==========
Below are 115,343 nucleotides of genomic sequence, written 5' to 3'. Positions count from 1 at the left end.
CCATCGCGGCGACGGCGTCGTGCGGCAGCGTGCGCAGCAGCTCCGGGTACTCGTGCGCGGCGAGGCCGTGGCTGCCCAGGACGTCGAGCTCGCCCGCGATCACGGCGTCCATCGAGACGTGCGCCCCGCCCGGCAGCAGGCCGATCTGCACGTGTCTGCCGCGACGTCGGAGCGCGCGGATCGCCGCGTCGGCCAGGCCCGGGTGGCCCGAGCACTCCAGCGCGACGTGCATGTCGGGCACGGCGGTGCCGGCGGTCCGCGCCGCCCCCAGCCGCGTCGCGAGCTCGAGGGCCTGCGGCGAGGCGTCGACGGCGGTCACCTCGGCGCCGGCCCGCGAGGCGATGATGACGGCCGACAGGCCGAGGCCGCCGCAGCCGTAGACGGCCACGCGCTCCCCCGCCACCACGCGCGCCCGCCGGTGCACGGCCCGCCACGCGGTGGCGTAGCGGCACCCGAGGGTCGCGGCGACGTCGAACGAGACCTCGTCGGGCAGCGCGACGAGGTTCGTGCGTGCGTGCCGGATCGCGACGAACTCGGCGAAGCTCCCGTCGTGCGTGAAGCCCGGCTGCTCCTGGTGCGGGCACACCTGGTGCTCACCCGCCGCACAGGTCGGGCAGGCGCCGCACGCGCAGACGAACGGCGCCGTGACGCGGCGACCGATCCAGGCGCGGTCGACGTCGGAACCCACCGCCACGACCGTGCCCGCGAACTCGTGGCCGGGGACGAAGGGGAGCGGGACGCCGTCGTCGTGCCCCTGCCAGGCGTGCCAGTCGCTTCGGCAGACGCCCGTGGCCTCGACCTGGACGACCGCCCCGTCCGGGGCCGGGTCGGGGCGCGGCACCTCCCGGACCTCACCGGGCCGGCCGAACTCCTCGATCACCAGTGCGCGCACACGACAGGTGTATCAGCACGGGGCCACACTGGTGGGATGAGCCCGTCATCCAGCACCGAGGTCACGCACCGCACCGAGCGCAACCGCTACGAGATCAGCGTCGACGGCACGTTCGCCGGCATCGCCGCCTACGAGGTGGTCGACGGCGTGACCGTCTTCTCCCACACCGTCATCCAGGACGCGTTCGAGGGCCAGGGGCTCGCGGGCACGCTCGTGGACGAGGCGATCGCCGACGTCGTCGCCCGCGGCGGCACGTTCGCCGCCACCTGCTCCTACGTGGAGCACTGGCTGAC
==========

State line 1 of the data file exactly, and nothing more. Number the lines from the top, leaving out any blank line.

Below are 115,343 nucleotides of genomic sequence, written 5' to 3'. Positions count from 1 at the left end.